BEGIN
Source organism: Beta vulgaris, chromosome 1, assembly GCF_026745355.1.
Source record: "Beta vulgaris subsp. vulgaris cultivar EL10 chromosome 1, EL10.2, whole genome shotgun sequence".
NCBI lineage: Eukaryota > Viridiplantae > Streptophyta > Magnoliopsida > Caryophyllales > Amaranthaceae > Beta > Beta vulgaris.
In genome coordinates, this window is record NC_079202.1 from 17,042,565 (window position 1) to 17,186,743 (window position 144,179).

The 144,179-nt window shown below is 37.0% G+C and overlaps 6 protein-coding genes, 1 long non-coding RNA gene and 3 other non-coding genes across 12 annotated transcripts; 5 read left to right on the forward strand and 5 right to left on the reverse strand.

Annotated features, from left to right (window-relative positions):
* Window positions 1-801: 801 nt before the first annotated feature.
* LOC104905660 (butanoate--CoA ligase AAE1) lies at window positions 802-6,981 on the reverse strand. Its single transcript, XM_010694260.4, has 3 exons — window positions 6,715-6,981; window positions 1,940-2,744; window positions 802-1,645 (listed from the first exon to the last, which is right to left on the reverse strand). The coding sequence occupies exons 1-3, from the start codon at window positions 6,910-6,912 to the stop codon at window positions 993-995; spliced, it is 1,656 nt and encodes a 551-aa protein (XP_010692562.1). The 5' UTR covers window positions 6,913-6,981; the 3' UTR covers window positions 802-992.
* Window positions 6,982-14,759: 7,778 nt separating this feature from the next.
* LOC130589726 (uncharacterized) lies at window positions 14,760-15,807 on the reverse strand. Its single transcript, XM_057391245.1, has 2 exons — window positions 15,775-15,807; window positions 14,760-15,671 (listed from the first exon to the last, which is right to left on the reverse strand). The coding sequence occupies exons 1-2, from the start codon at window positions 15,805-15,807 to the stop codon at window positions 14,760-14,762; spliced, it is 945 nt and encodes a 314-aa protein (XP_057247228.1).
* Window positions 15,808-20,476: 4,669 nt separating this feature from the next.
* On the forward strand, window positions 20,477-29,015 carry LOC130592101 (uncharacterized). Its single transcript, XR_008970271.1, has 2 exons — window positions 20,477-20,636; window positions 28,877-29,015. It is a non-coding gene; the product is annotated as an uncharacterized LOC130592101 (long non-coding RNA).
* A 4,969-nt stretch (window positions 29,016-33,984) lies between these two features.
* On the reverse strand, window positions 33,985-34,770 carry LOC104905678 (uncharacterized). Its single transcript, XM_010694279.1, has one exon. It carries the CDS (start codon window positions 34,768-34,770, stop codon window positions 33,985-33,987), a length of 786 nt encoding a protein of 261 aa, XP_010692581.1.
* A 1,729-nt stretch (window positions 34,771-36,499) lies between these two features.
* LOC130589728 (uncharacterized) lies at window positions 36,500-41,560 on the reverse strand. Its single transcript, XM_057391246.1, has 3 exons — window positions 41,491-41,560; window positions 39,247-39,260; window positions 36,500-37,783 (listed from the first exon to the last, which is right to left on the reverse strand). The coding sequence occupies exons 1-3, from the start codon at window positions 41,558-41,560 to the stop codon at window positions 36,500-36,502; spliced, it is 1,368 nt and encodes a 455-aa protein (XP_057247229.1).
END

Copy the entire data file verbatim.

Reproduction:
Source organism: Beta vulgaris, chromosome 1, assembly GCF_026745355.1.
Source record: "Beta vulgaris subsp. vulgaris cultivar EL10 chromosome 1, EL10.2, whole genome shotgun sequence".
NCBI lineage: Eukaryota > Viridiplantae > Streptophyta > Magnoliopsida > Caryophyllales > Amaranthaceae > Beta > Beta vulgaris.
In genome coordinates, this window is record NC_079202.1 from 17,042,565 (window position 1) to 17,186,743 (window position 144,179).

The 144,179-nt window shown below is 37.0% G+C and overlaps 6 protein-coding genes, 1 long non-coding RNA gene and 3 other non-coding genes across 12 annotated transcripts; 5 read left to right on the forward strand and 5 right to left on the reverse strand.

Annotated features, from left to right (window-relative positions):
* Window positions 1-801: 801 nt before the first annotated feature.
* LOC104905660 (butanoate--CoA ligase AAE1) lies at window positions 802-6,981 on the reverse strand. Its single transcript, XM_010694260.4, has 3 exons — window positions 6,715-6,981; window positions 1,940-2,744; window positions 802-1,645 (listed from the first exon to the last, which is right to left on the reverse strand). The coding sequence occupies exons 1-3, from the start codon at window positions 6,910-6,912 to the stop codon at window positions 993-995; spliced, it is 1,656 nt and encodes a 551-aa protein (XP_010692562.1). The 5' UTR covers window positions 6,913-6,981; the 3' UTR covers window positions 802-992.
* Window positions 6,982-14,759: 7,778 nt separating this feature from the next.
* LOC130589726 (uncharacterized) lies at window positions 14,760-15,807 on the reverse strand. Its single transcript, XM_057391245.1, has 2 exons — window positions 15,775-15,807; window positions 14,760-15,671 (listed from the first exon to the last, which is right to left on the reverse strand). The coding sequence occupies exons 1-2, from the start codon at window positions 15,805-15,807 to the stop codon at window positions 14,760-14,762; spliced, it is 945 nt and encodes a 314-aa protein (XP_057247228.1).
* Window positions 15,808-20,476: 4,669 nt separating this feature from the next.
* On the forward strand, window positions 20,477-29,015 carry LOC130592101 (uncharacterized). Its single transcript, XR_008970271.1, has 2 exons — window positions 20,477-20,636; window positions 28,877-29,015. It is a non-coding gene; the product is annotated as an uncharacterized LOC130592101 (long non-coding RNA).
* A 4,969-nt stretch (window positions 29,016-33,984) lies between these two features.
* On the reverse strand, window positions 33,985-34,770 carry LOC104905678 (uncharacterized). Its single transcript, XM_010694279.1, has one exon. It carries the CDS (start codon window positions 34,768-34,770, stop codon window positions 33,985-33,987), a length of 786 nt encoding a protein of 261 aa, XP_010692581.1.
* A 1,729-nt stretch (window positions 34,771-36,499) lies between these two features.
* LOC130589728 (uncharacterized) lies at window positions 36,500-41,560 on the reverse strand. Its single transcript, XM_057391246.1, has 3 exons — window positions 41,491-41,560; window positions 39,247-39,260; window positions 36,500-37,783 (listed from the first exon to the last, which is right to left on the reverse strand). The coding sequence occupies exons 1-3, from the start codon at window positions 41,558-41,560 to the stop codon at window positions 36,500-36,502; spliced, it is 1,368 nt and encodes a 455-aa protein (XP_057247229.1).